Open Hearts Open Minds’ mission is to nurture inner transformation through dialogue, silence, education and the arts, in order to promote peace, love and understanding.

What does Open Hearts Open Minds do?

  • Work at Two Rivers Correctional Institution in Umatilla, OR
    • Weekly dialogue group for up to 20 inmates
    • Annual plays by inmates: Shakespeare and Twelve Angry Men
    • Facilitation of visitors: musicians, storytellers, Shakespeare performances, drama therapist and filmmaker
  • Work at Columbia River Correctional Institution, Portland, OR
    • Weekly prison arts program for up to 30 inmates
    • Facilitation of visitors: musicians, storytellers, creative writing
    • Special performances by inmates
  • Work at Coffee Creek Correctional Facility (women’s prison), Wilsonville, OR
    • Weekly theater arts program for up to 18 inmates
    • Facilitation of visitors: musicians, storytellers, creative writing
    • Special performances by inmates
  • Home for Good In Oregon (HGO): OHOM actively supports inmates in their transition and re-entry into society
  • Facilitates discussion outside the prison
    • Hosted screening of the documentary “Shakespeare Behind Bars” followed by discussion with Curt Tofteland, founder of Shakespeare Behind Bars
    • Hosted Sherrin Fitzer, administrator of Women & Family Services and founder of the Acting Out Theatre Group at Logan Correctional Center in Lincoln, IL
    • Hosted Ashley Lucas, Director of the Prison Creative Arts Project and Associate Professor, University of Michigan
    • Hosted Lebanese filmmaker Zeina Daccache and screening her two films, Twelve Angry Lebanese and Scheherazade in Baabda
    • Hosted screenings of film clips of A Midsummer Night’s Dream in Prison followed by discussion
    • Production of A Midsummer Night’s Dream in Prison. This documentary (in progress) charts the production of the play with inmates of Two Rivers Correctional Institution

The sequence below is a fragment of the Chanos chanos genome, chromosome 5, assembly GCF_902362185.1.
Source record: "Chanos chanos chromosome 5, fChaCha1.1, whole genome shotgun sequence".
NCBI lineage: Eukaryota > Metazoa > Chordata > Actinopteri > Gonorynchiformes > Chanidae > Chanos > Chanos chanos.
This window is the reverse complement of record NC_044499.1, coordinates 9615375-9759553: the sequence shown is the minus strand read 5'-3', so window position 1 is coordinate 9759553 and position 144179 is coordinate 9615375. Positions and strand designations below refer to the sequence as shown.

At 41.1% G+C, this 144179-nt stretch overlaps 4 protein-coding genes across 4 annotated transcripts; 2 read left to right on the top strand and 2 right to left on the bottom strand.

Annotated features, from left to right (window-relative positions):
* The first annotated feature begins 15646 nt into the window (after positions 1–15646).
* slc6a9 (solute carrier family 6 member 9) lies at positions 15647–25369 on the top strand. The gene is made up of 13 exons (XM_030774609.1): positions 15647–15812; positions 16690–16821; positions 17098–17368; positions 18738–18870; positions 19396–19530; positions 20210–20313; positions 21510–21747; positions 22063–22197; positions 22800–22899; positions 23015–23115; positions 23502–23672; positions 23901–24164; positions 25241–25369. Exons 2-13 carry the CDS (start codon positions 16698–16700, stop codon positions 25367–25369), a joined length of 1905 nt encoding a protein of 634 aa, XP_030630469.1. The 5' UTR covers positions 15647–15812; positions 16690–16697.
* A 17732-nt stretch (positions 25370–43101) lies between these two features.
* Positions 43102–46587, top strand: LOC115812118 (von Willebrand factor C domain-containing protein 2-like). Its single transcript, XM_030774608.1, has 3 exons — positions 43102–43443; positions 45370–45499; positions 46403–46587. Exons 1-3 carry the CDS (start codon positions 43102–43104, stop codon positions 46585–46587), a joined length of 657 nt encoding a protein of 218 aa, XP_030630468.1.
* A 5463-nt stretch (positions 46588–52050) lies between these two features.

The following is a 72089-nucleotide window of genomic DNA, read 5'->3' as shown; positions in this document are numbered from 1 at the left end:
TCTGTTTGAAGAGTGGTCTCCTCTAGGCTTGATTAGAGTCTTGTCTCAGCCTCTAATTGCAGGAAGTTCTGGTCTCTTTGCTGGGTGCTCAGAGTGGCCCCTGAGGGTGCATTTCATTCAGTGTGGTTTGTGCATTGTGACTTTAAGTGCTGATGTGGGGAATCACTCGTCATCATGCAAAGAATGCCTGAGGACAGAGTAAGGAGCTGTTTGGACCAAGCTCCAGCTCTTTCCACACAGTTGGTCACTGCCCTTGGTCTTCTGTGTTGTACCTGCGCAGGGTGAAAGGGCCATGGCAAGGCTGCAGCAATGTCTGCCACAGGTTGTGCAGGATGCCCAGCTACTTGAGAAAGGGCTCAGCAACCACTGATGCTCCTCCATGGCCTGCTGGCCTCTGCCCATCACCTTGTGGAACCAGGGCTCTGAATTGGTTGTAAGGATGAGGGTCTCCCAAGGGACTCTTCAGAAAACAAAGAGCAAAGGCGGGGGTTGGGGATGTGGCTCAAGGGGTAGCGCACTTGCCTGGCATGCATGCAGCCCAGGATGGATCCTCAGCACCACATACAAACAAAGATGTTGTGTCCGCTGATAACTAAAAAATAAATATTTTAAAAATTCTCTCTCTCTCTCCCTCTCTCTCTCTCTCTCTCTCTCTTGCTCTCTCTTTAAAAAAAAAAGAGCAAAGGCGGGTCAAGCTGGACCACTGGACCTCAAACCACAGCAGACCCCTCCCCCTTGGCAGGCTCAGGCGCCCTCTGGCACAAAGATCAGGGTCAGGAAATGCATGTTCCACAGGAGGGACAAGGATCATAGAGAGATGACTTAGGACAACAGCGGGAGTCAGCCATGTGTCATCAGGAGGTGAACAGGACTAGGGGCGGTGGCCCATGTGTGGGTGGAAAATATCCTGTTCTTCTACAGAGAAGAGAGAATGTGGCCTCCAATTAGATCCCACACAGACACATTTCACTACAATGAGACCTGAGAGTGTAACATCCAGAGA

How does Open Hearts Open Minds benefit our community?

  • 95% of the men and women in Oregon’s prisons return to our communities.
  • Our dialogue group offers a powerful tool for cognitive, moral and spiritual development.
  • Our plays offer the power of transformation through the arts. Staging a play under any circumstance is challenging, demanding teamwork, creativity and commitment. The performance affirms the inmate’s accomplishments and validates their hard work.
  • The act of meeting prisoners on the inside provides for a balanced view of who is in prison and offers the opportunity for discussion on the outside. What brought these individuals here, how do we as a society deal with this, what is justice and how is it meted out?
  • Providing mentoring and support to prisoners on their re-entry into society eases this most difficult transition
  • Bringing arts to the IRCO community expands our reach to a new population of underserved individuals.

Whom do we serve?

  • Prisoners: providing art and dialogue to an underserved population
  • Our Community: through performances and education
  • Prisoners on Release: assisting in re-entry through HGO
  • Immigrants and Refugees: Connecting artists to an underserved population
  • Our Community: providing support to prisoners on re-entry reduces the chance for recidivism. Our work with IRCO builds community between the immigrants/refugees and the larger Portland community.
  • The Global Community: through our film, we can broaden our reach to the public and bring a window on to a hidden world, our relationship with IRCO builds a deeper understanding for what is going on in other parts of the world.

Mass Incarceration Facts from the ACLU

  • With only 5% of the world’s population, the U.S. has 25% of the world’s prisoners, making us the world’s largest jailer.
  • Since 1970, our prison population has risen 700%.
  • One in 99 adults are living behind bars in the U.S.—the highest rate of imprisonment in American history.
  • One in 31 adults are under some form of correctional control—prison, jail, parole or probation.